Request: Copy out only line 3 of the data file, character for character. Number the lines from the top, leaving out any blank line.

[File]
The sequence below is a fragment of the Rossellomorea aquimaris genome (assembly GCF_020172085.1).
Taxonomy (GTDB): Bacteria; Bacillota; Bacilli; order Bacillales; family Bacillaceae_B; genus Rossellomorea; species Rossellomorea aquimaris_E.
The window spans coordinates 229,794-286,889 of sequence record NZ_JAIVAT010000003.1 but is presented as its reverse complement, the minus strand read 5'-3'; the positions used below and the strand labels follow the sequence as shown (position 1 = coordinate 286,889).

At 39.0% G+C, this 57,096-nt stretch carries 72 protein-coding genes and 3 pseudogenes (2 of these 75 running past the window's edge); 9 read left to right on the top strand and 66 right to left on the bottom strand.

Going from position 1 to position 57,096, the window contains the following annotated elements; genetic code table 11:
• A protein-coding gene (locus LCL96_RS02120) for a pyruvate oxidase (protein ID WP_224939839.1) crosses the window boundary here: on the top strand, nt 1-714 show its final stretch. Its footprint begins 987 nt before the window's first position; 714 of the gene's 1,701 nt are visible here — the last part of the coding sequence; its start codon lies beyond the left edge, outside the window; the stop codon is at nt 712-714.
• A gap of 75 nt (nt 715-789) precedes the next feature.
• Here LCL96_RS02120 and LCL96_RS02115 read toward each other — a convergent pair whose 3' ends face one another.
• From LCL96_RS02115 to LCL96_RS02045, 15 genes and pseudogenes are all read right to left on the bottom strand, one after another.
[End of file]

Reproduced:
The window spans coordinates 229,794-286,889 of sequence record NZ_JAIVAT010000003.1 but is presented as its reverse complement, the minus strand read 5'-3'; the positions used below and the strand labels follow the sequence as shown (position 1 = coordinate 286,889).